Some initial post-election observations:
- First, I’m very surprised that Trump won. I never believed he had a realistic chance. Count me among the long list of chumps that badly underestimated him.
- Second, I’m very happy that the Republicans held the Senate and the House.
- Third, statists are likely to be very happy with many of Trump’s initiatives. Liberty-lovers will have to battle Trump as hard as we battled Barack Obama on many fronts. A GOP Congress is needed to keep Trump statism in check. But, on balance, the election results are better for liberty, at least in that this election will slow the statist trend in the short term.
And the short term is very important, especially for the long term. If that seems oxymoronic, let me explain.
The biggest issue in this election, in my view, is judicial nominations, especially United States Supreme Court judicial nominations. The Supreme Court (SCOTUS) is the last judicial bulwark fo constitutional, rights-protecting government. Today, there is a much better chance that the U.S. Supreme Court is safe from the enemies of the constitution for the foreseeable future. Assuming Trump appoints pro-constitutional judges—not a slam dunk—the Supreme Court appears much safer for years to come, from an individual rights perspective. The bonus is that Trump is not much of a social conservative. So we are more likely to get judges like Anthony Kennedy, who tends to lean toward individual liberty across the board; i.e., in economic, political, and social issues; e.g., he voted to legalize of gay marriage, for free speech in Citizens United, and in favor of education tax credits for parents who send their children to schools with ties to religion. Though he’s not perfect, he’s better than the hard core conservatives, at least on personal morals liberty; Of course, good judicial picks are not guaranteed. This is, after all, President Donald Trump.
But a President Hillary Clinton was sure to appoint terrible judges. In areas from free speech to regulatory powers to gun rights to school choice/ parental control of children's’ education, the collectivist “It takes a village” Hillary was likely to appoint judges who would side with statists and do lasting and possibly irreversible damage to Americans’ inalienable rights to life, liberty, and the pursuit of happiness.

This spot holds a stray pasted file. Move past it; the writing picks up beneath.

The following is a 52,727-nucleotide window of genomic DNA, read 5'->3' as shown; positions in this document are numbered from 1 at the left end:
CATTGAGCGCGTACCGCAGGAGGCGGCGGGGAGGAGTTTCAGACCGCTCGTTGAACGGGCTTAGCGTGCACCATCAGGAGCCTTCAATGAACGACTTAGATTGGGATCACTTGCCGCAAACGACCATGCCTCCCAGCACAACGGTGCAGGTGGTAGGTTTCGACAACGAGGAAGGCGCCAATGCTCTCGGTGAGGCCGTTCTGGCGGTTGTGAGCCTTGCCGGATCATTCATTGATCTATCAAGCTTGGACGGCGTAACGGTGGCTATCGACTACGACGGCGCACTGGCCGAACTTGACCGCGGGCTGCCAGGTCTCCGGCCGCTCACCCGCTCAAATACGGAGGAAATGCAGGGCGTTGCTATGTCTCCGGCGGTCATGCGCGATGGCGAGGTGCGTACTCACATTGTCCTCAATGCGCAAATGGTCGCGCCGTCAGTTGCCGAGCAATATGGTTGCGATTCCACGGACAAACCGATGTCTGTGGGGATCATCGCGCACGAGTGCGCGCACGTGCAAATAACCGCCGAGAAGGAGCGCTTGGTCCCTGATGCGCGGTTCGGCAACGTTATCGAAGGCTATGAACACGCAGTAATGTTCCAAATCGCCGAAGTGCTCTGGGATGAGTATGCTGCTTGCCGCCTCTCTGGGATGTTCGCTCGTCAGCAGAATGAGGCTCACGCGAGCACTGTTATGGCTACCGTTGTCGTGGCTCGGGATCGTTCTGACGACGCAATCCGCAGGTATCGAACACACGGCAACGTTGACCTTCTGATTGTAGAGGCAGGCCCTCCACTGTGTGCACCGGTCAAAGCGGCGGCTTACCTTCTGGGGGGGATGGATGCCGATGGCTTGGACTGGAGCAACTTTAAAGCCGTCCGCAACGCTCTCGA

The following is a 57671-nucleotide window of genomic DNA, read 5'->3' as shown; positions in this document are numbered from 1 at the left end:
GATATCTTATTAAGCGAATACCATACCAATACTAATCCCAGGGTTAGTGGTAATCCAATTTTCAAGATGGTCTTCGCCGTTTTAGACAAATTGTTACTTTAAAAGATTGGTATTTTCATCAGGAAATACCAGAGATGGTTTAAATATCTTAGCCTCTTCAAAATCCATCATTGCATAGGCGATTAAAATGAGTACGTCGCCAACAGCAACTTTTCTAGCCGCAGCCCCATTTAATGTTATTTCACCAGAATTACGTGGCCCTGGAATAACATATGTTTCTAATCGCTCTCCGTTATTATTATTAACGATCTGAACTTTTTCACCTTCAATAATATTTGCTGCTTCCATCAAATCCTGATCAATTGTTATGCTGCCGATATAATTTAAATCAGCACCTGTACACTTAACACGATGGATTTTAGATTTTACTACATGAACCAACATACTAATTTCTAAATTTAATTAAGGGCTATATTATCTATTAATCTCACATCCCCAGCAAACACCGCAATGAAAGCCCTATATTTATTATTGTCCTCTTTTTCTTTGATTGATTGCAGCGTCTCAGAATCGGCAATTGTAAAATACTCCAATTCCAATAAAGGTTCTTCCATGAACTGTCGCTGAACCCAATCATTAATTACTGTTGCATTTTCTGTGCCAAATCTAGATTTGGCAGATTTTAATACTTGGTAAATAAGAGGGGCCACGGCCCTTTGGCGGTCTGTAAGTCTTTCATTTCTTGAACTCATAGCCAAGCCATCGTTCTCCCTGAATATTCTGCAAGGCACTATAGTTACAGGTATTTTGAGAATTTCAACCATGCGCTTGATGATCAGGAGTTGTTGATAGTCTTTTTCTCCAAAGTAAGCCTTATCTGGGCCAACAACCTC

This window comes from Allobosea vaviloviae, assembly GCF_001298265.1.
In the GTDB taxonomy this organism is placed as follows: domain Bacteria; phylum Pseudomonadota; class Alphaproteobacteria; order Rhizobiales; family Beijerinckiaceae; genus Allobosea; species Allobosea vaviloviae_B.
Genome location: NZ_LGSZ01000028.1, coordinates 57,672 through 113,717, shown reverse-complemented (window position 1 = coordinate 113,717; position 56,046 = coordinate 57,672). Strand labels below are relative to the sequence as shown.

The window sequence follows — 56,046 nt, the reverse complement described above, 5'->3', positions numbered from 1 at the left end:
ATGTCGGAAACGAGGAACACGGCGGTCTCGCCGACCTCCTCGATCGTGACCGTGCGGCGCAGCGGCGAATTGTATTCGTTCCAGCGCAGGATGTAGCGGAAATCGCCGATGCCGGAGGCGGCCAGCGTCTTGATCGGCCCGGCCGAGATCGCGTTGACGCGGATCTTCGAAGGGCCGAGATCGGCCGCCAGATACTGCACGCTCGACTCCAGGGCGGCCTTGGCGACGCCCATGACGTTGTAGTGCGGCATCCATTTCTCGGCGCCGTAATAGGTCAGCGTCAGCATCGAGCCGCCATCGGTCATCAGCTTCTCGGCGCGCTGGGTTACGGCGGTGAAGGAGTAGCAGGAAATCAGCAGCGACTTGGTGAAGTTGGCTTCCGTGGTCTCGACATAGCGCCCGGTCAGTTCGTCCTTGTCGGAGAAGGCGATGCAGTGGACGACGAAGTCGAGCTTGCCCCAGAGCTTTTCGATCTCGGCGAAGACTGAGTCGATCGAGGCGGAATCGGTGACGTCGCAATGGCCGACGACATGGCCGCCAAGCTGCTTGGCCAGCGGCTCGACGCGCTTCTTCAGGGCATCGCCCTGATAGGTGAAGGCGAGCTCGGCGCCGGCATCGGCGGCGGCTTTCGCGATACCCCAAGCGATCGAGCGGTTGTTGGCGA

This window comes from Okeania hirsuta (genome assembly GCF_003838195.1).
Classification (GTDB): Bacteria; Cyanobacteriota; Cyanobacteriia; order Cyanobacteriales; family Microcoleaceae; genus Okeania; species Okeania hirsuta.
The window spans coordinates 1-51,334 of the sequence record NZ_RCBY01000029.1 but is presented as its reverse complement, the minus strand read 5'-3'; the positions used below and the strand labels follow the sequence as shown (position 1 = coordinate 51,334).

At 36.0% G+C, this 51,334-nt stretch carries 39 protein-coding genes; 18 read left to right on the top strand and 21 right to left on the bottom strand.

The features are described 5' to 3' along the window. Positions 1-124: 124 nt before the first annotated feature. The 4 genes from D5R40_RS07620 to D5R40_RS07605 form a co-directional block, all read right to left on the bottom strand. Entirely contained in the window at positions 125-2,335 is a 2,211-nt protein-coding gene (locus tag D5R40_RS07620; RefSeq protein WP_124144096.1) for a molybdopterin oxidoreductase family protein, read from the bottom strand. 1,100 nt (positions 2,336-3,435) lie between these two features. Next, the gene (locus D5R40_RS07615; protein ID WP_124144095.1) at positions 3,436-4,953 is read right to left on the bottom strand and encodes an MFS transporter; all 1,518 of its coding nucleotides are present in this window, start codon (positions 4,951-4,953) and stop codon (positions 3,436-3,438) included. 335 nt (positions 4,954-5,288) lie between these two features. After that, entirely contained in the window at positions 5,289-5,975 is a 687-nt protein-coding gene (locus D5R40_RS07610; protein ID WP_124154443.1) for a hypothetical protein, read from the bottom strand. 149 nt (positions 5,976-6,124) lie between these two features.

There are many concerns about Trump, of course, Though I voted for him—I didn’t make up my mind on how to vote until only a few days ago. I would have never voted for Hillary. My choice was Trump or abstain. Even though I voted for him, I was never an actual Trump advocate. But, at least concerning the SCOTUS threat to our liberties, I can feel much more hopeful. The Republicans’ gamble of blocking President Obama’s Supreme Court pick after the death of Antonin Scalia is looking pretty good, especially since a Hillary win would have meant an even worse pick than Obama’s. I cannot overstate my relief regarding SCOTUS. Judicial nominees, my immediate concern, have broad long term ramifications. That's why I said, regarding this election, “the short term is very important, especially for the long term.”
I don’t like Donald Trump. He said a lot of stupid and offensive things. He often appealed to the worst kind of emotions. On this, his demagoguery mirrors the Democrats, who always appeal to the basest emotions—in particular, greed, envy, and racial affiliation (racism).
Whatever you think of him, we need to tip our hats to Trump. He pulled off one of the greatest political achievements ever; certainly in my lifetime; in my view bigger than Obama’s upset of Hillary in 2008, and Richard Nixon’s political comeback in the 1960s. From the beginning, nobody took him seriously. Everybody kept underestimating him. And he pulled off upset after upset until the mother of all upsets on November 8th. At least on this score, he deserves recognition. He saw something in the electorate that few others saw, and—like a dumb fox—he capitalized on it, albeit often with unsavory and incendiary language. Nonetheless, congratulations to Donald Trump.